In the past, women were the usual recipients of alimony since it was them who were often required (under societal standards) to cease work and care for the home after marriage. Providing for her and for the rest of the family was, of course, the duty of her husband.

Life’s circumstances, however, have greatly changed, and two of these changes are, first, the greater opportunity of more women to land in higher paying jobs and, second, more men ending up without a job or with lower pay.

Alimony is a court-mandated monetary payment that one spouse should make to his/her former partner; it is also known under the names spousal support or spousal maintenance. When making decisions on the issue of alimony, courts usually consider the following factors:

  • earning capability of both spouses;
  • age and health of the spouses;
  • earned and potential income, and assets of both spouses; and,
  • duration of the marriage

An article found at, says, “alimony will only be awarded under fairly specific circumstances that are associated with the financial circumstances of both former spouses following the divorce. When former spouses fail to provide the alimony they have been ordered to pay, they may be taken back to court to enforce the terms of their alimony agreement. Though it may be difficult to take your former spouse to court, this may be the only way to get the alimony payments that the court itself determined that you were in need of at the time of your divorce.

In the event that the financial circumstances of either former spouse changes after the divorce, it may be necessary to modify the spousal support obligation to reflect their new financial circumstances. In more practical terms, a spousal support obligation may be modified if certain things occur such as the receiving spouse getting remarried or getting a new job that pays enough income to adequately provide for their basic needs or if the paying spouse losses his or her job or is no long able to earn income for some reason.”

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What To Do if You’ve Been Hurt in an Accident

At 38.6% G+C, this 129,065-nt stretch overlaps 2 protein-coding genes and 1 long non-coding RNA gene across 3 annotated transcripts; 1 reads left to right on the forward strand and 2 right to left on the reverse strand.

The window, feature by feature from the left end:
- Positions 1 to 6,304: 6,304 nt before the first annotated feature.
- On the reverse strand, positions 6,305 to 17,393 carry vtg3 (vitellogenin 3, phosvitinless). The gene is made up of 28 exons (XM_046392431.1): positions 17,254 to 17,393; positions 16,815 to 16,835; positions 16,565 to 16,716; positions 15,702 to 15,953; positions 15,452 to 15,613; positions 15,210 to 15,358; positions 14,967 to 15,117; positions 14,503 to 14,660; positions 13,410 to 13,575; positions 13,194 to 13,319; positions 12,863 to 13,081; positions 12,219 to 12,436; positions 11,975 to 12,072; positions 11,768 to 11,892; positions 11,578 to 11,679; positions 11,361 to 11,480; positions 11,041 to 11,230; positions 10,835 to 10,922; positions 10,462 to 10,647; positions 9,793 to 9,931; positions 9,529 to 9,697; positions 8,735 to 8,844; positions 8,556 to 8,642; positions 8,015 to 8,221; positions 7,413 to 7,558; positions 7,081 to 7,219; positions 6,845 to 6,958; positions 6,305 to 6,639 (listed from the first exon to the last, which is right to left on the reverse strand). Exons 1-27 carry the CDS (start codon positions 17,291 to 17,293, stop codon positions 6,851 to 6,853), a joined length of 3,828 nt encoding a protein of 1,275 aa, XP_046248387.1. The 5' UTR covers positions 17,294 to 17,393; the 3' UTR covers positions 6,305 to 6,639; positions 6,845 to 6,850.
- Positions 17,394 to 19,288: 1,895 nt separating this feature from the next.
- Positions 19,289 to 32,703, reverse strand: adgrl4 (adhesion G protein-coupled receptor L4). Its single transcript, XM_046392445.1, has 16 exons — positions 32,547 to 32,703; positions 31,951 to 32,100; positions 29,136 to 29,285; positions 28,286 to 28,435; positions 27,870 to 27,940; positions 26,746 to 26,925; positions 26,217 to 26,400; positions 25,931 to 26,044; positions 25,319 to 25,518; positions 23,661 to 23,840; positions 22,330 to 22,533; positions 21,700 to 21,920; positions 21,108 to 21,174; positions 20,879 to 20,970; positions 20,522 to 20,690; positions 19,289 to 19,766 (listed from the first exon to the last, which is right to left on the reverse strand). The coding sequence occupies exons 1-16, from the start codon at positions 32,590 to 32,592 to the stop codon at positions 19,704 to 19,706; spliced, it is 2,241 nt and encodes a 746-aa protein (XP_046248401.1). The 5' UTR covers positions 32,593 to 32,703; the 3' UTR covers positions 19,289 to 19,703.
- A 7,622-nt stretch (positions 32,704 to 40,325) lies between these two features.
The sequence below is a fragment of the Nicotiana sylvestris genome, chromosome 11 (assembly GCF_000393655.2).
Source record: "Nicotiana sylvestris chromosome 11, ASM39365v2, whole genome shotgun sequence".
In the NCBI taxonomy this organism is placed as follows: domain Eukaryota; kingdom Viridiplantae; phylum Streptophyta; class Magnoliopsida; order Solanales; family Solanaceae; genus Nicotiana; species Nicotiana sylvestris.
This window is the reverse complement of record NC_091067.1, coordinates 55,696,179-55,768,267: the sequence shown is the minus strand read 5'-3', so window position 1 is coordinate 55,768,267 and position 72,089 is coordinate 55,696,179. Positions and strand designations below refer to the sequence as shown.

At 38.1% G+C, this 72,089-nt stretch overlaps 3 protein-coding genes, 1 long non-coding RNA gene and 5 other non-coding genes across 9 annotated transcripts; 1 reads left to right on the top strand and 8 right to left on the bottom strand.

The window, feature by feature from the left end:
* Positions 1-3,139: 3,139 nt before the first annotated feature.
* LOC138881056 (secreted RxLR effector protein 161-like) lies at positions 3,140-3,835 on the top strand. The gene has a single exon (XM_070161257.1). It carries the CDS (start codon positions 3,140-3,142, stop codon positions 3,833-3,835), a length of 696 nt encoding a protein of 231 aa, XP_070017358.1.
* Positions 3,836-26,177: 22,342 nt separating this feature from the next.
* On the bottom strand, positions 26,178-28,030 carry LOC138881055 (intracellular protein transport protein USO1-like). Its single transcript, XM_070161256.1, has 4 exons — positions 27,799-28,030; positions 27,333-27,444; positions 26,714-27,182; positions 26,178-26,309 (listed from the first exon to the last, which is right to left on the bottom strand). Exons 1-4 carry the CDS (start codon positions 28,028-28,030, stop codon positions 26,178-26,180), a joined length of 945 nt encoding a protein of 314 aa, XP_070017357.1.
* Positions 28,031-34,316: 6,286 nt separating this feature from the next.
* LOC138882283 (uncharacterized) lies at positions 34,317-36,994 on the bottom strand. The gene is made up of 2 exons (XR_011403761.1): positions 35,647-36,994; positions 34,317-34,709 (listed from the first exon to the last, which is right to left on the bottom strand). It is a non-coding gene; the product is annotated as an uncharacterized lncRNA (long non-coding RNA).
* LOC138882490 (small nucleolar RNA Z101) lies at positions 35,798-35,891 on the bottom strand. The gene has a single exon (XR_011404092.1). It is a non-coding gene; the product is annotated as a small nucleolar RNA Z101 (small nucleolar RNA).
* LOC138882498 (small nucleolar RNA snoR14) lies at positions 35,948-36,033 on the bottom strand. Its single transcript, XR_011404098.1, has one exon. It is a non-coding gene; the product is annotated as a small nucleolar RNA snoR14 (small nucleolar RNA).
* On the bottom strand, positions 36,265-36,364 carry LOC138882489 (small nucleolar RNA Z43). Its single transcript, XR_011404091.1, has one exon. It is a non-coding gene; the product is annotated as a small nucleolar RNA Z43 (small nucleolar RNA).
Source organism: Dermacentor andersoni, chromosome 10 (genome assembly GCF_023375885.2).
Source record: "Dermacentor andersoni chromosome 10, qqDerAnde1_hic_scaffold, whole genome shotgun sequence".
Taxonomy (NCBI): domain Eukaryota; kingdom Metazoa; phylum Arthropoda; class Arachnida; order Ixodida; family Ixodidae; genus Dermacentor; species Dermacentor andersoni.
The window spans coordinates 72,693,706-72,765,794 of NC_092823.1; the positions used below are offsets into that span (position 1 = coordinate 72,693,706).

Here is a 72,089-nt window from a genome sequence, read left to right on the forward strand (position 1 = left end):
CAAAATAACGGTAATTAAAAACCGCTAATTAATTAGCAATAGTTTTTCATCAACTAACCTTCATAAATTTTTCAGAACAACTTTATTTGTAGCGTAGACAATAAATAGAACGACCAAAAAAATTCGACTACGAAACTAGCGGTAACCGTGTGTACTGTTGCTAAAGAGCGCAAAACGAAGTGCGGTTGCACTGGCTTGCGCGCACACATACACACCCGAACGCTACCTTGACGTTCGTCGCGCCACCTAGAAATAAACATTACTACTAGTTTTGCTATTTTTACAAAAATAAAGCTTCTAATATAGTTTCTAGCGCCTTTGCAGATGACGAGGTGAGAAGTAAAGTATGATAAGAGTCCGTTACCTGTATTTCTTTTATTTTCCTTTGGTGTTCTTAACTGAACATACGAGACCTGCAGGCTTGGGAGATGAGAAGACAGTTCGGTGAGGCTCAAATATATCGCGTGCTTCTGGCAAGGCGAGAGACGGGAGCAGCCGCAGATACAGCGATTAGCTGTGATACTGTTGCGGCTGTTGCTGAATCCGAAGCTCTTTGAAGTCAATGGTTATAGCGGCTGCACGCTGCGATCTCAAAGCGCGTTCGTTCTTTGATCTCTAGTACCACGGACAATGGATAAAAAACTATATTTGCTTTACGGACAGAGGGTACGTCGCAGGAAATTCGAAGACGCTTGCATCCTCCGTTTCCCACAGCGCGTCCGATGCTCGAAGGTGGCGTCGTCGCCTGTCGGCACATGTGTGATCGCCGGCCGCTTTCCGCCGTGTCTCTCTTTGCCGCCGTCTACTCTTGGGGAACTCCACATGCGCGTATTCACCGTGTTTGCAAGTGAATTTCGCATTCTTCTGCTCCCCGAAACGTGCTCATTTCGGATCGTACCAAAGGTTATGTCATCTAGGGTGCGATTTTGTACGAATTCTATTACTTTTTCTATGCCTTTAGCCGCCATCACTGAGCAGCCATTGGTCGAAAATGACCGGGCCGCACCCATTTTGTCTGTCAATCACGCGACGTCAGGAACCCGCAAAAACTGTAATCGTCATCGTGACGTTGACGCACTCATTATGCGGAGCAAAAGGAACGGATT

Posted by on Feb 1, 2017 in Car Accidents, Personal Injury

Accidents happen even to the most careful drivers. If you’ve been hurt in an accident, there are a few steps you should follow. The first steps you take following a personal injury accident can greatly affect the reimbursement from your car insurance company if you file a claim.

First off, try to remain calm. This is important for making smart and rational judgements regarding the accident. Next, seek medical attention even if your injuries do not seem serious. You may feel fine now, but symptoms like discomfort and dizziness may appear days after the incident. Getting medical attention will also strengthen your personal injury claim. If you wait days or weeks, it will be more difficult to attribute your injuries to the accident.

If the vehicles are still operational, move them to the side of the road and out of the way of oncoming traffic. Next, you should document the accident. Take photos of the vehicles, your injuries, street signs, the other driver’s insurance, etc. Even if you think the accident may be your fault, do not say so.

After an accident you must decide whether or not to file a claim. If the accident was your fault and there damage does not seem major, you may be tempted to offer cash to the other driver. However, this can be much more costly than you think. According to Zavodnick, Zavodnick & Lasky, if you choose to file a claim with your insurance company, the sooner you make your claim, the sooner you could be eligible to receive compensation.

Taking legal action might be the last thing on your mind after an accident or injury, but it is important to take these steps quickly, as there is limited time to file a claim.

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How to Qualify for Chapter 7 Bankruptcy

Posted by on Nov 22, 2016 in Bankruptcy

People caught in overwhelming debts are usually stressed in trying to figure out what can save them from their debts or what they can do to save themselves. To many, the thought of having to sell everything they have painstakingly worked for is just too painful – but what else is there left to do?

Well, the truth is, there is a legal way which will help individuals with overwhelming debts regain control of their financial situation: bankruptcy.